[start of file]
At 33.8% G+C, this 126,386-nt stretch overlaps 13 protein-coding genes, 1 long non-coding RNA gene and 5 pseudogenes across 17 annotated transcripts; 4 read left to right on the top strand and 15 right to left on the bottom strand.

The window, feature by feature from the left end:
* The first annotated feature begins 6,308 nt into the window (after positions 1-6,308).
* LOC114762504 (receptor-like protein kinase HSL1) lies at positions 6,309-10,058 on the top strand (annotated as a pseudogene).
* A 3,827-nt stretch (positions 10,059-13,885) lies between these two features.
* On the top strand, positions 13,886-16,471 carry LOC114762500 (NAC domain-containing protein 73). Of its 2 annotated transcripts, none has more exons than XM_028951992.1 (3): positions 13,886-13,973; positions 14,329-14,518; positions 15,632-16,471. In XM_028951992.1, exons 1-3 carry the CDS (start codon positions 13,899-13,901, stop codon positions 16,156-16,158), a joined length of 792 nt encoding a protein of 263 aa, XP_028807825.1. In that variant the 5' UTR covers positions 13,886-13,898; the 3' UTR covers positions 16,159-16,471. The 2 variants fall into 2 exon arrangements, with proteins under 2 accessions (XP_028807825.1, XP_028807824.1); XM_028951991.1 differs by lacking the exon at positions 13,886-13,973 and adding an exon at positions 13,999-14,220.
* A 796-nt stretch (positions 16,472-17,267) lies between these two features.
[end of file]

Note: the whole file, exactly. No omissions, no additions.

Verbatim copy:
At 33.8% G+C, this 126,386-nt stretch overlaps 13 protein-coding genes, 1 long non-coding RNA gene and 5 pseudogenes across 17 annotated transcripts; 4 read left to right on the top strand and 15 right to left on the bottom strand.

The window, feature by feature from the left end:
* The first annotated feature begins 6,308 nt into the window (after positions 1-6,308).
* LOC114762504 (receptor-like protein kinase HSL1) lies at positions 6,309-10,058 on the top strand (annotated as a pseudogene).
* A 3,827-nt stretch (positions 10,059-13,885) lies between these two features.
* On the top strand, positions 13,886-16,471 carry LOC114762500 (NAC domain-containing protein 73). Of its 2 annotated transcripts, none has more exons than XM_028951992.1 (3): positions 13,886-13,973; positions 14,329-14,518; positions 15,632-16,471. In XM_028951992.1, exons 1-3 carry the CDS (start codon positions 13,899-13,901, stop codon positions 16,156-16,158), a joined length of 792 nt encoding a protein of 263 aa, XP_028807825.1. In that variant the 5' UTR covers positions 13,886-13,898; the 3' UTR covers positions 16,159-16,471. The 2 variants fall into 2 exon arrangements, with proteins under 2 accessions (XP_028807825.1, XP_028807824.1); XM_028951991.1 differs by lacking the exon at positions 13,886-13,973 and adding an exon at positions 13,999-14,220.
* A 796-nt stretch (positions 16,472-17,267) lies between these two features.